• 0 Hide
    alidan , April 23, 2011 12:55 AM
    arcsoxI'll never understand those that will take a permanent subscription fee over a one time cost. It just doesn't make sense, as in most cases you'll be paying a minimum of twice as much if you go the subscription route. If you can't afford the one-time cost, you definitely can't afford an unending subscription fee. Good for google, I suppose. Just means more profit for them.Automatic hardware upgrades would be nice, but it really is just a matter of what the cost difference is. If it's cheaper to stay on subscription than replace the hardware yourself, then google won't price it that low as it does them no good.


    lets say a net book cost 300$

    getting it for free with a 2 year 20$ a month fee would cost 180 more in the long run, but you don't have to save up for months to get it. if i didn't have enough to buy it out right and needed it, i would defiantly consider it a viable option.
  • -1 Hide
    bustapr , April 23, 2011 1:47 AM
    10-20 a month. WOW. Really, first they want you to save all your stuff online and want you to use only a web browser, now they want subscriptions. No way, no matter how cheap it is, I consider a windows laptop and backup to be cheaper in the long term.
  • 0 Hide
    eddieroolz , April 23, 2011 1:58 AM
    You'd think the ad revenues from stealing information would be enough payback for Google, but no, they want you to pay $10~$20 a month. Ridiculous.
  • 0 Hide
    ltbob , April 23, 2011 2:16 AM
    amk-aka-phantomThat, too, but 10.10 overheats my Eee PC 900 like mad. I only use it for programming.


    I How does that happen o.O
  • 0 Hide
    zodiacfml , April 23, 2011 3:26 AM
    i knew compatibility with Digital Cameras is very important for this OS.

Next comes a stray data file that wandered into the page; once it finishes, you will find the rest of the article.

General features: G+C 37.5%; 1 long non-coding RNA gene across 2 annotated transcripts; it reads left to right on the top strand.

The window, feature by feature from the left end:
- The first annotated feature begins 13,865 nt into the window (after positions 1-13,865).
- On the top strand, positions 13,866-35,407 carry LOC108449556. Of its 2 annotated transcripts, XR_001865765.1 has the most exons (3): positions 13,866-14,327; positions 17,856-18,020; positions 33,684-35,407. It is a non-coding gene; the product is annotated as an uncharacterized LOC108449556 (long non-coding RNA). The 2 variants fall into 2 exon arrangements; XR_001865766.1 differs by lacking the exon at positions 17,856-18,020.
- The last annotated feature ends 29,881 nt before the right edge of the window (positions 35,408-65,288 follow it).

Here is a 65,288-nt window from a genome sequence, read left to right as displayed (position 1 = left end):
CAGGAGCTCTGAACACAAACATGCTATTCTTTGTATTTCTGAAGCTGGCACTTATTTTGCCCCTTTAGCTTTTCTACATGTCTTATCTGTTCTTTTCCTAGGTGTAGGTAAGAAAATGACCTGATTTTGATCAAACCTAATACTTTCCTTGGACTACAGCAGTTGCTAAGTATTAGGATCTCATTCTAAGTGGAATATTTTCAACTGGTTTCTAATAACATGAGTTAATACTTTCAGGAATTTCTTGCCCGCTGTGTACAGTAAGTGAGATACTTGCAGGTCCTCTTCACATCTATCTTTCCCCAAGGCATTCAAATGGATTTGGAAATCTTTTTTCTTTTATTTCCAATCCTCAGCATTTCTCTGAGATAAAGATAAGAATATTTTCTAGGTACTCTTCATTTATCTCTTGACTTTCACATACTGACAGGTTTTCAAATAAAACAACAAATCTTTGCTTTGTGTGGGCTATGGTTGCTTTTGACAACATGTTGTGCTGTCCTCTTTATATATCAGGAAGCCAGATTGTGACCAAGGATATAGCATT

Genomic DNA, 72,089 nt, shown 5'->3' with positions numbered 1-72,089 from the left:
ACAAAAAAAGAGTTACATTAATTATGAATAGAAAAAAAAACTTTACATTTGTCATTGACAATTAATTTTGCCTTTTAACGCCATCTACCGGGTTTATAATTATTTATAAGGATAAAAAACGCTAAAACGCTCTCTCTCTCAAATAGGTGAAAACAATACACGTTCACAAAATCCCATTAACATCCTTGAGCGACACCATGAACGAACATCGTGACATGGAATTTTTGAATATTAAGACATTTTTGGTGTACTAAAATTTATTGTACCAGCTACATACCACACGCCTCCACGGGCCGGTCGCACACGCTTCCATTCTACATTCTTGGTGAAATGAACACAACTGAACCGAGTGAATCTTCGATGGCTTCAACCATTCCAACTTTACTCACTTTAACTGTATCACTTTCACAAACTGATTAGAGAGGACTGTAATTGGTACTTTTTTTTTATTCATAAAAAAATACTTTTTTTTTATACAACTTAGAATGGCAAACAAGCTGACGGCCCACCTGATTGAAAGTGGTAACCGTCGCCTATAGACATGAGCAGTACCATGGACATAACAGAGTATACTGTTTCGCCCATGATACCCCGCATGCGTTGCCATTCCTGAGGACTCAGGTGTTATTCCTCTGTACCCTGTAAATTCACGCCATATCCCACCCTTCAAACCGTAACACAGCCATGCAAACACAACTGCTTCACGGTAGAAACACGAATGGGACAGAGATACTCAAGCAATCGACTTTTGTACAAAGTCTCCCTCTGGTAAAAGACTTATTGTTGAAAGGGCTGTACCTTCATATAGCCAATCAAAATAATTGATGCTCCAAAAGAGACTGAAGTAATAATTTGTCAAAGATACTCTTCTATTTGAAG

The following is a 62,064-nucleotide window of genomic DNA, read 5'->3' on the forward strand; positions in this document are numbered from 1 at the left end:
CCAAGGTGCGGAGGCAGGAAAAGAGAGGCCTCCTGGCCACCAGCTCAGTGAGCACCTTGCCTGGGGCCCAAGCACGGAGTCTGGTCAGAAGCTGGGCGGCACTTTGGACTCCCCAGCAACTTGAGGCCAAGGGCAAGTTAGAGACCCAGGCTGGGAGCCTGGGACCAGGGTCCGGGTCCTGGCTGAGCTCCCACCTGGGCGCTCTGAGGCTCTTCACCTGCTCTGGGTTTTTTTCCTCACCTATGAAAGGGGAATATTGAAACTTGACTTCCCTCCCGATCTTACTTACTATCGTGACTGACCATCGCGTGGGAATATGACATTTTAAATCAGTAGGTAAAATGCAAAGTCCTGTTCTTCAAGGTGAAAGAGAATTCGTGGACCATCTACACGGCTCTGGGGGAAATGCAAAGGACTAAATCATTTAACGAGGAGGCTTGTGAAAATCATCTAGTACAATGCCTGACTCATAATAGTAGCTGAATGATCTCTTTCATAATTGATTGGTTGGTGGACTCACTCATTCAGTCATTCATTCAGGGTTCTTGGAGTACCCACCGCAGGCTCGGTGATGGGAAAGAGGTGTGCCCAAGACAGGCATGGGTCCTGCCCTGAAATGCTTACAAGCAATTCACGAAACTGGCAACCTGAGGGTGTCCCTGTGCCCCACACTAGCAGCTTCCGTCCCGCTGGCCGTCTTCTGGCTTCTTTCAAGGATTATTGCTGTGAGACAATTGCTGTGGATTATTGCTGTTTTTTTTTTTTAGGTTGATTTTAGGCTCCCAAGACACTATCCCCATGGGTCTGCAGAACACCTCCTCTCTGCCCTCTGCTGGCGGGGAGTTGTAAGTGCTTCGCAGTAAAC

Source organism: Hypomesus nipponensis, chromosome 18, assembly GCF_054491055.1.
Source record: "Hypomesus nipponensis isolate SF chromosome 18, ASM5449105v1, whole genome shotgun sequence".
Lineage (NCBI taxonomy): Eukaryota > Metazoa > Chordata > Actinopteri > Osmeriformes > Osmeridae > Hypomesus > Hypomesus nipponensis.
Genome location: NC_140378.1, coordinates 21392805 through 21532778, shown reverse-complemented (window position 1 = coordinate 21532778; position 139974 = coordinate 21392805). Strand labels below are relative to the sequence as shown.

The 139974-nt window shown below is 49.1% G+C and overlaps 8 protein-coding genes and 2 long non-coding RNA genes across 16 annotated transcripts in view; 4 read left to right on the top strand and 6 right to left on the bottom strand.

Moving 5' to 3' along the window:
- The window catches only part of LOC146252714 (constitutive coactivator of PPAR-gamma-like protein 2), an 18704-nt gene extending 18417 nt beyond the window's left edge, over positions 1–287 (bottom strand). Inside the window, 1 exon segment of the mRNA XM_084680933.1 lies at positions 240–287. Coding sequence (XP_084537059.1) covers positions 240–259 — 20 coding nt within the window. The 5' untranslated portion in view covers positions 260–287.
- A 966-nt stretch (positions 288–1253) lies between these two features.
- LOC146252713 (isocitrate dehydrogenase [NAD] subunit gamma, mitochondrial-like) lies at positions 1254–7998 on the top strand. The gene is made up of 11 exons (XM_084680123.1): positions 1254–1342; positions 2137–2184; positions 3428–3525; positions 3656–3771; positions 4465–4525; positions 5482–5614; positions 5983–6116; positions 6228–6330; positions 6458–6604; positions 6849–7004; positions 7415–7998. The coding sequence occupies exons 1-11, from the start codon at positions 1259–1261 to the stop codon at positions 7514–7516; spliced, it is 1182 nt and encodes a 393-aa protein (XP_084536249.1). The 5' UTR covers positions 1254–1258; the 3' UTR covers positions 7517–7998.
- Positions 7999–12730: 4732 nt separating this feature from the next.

• 0 Hide
    JOSHSKORN , April 23, 2011 3:40 AM
    Google...just stick to phones, please! ...and tablets. Ty.
  • 1 Hide
    epaalx , April 23, 2011 3:58 AM
    bustapr... first they want you to save all your stuff online and want you to use only a web browser, now they want subscriptions.

    Err, you didn't realise that this was Google's plan all along? It's Google's wish that everything you do on a computer (or even off computer, somehow) goes through Google.
  • 0 Hide
    Anonymous , April 23, 2011 5:24 AM
    I would have preferred a one-time charge. But, since this is a fundamentally new product, I expect at least one or two new machines to come out fairly soon (at least one year apart) so paying $240 per year would be OK with me. In addition, getting hardware insurance (need to the see the details) makes it more attractive. I'm not a technology freak, so I'll be more insistent on buying outright the third or so generation of this device.
  • 1 Hide
    findmike , April 23, 2011 7:46 AM
    Just to throw in my two cents, I know Chrome is supposed to be entirely cloud based and I get the idea it's also pretty much unlimited or at least extensive storage. While lots of places offer a few gigs of free storage they all let you pay monthly for more space. If the idea is that you get to have everything you do and media you buy backed up in a top of the line fully redundant data center and never have to worry about losing anything ever, that's not that bad of a idea, especially for those that don't otherwise backup important stuff.
  • 0 Hide
    nebun , April 23, 2011 8:37 AM
    lol....i guess all that could data is not free after all
  • 1 Hide
    squallypie , April 23, 2011 9:35 AM
    with all the unstoppable flow of tons of smartphones and netbooks and tablets and what not, will it not affect the already fragile environment with more waste?

    Hope manufacturers have good recycling plans..

    I think it is china that will mostly be affected by all the manufacturing activities, since all of it happen in china!
  • 0 Hide
    MountainFlip , April 23, 2011 4:28 PM
    Think about your parent's and grandparent's. I will gladly migrate my parent's over to this type of setup.

    Thank you Google!

    I am not a fan of the monthly subscription charge, but this article is very speculative so we will see what their offer really is.
Display more comments